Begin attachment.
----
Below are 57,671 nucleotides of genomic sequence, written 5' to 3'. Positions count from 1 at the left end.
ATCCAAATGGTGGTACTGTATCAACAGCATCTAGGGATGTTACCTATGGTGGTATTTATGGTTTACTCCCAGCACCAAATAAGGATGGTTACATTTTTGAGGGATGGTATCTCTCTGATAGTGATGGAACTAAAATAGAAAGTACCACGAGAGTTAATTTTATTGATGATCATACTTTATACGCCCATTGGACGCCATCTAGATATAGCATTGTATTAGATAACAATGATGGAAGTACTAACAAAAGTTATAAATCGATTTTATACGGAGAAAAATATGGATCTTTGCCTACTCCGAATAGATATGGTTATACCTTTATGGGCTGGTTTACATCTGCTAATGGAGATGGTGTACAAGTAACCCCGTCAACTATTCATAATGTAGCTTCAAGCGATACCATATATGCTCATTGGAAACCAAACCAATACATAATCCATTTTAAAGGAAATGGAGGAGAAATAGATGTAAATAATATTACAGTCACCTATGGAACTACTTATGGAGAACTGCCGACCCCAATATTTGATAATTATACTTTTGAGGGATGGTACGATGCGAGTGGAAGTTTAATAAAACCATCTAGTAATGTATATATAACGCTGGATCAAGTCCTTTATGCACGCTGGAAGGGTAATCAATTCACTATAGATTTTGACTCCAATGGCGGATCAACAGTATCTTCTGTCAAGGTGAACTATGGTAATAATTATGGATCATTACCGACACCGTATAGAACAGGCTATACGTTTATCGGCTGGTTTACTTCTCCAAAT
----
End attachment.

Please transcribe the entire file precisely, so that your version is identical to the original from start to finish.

Below are 57,671 nucleotides of genomic sequence, written 5' to 3'. Positions count from 1 at the left end.
ATCCAAATGGTGGTACTGTATCAACAGCATCTAGGGATGTTACCTATGGTGGTATTTATGGTTTACTCCCAGCACCAAATAAGGATGGTTACATTTTTGAGGGATGGTATCTCTCTGATAGTGATGGAACTAAAATAGAAAGTACCACGAGAGTTAATTTTATTGATGATCATACTTTATACGCCCATTGGACGCCATCTAGATATAGCATTGTATTAGATAACAATGATGGAAGTACTAACAAAAGTTATAAATCGATTTTATACGGAGAAAAATATGGATCTTTGCCTACTCCGAATAGATATGGTTATACCTTTATGGGCTGGTTTACATCTGCTAATGGAGATGGTGTACAAGTAACCCCGTCAACTATTCATAATGTAGCTTCAAGCGATACCATATATGCTCATTGGAAACCAAACCAATACATAATCCATTTTAAAGGAAATGGAGGAGAAATAGATGTAAATAATATTACAGTCACCTATGGAACTACTTATGGAGAACTGCCGACCCCAATATTTGATAATTATACTTTTGAGGGATGGTACGATGCGAGTGGAAGTTTAATAAAACCATCTAGTAATGTATATATAACGCTGGATCAAGTCCTTTATGCACGCTGGAAGGGTAATCAATTCACTATAGATTTTGACTCCAATGGCGGATCAACAGTATCTTCTGTCAAGGTGAACTATGGTAATAATTATGGATCATTACCGACACCGTATAGAACAGGCTATACGTTTATCGGCTGGTTTACTTCTCCAAAT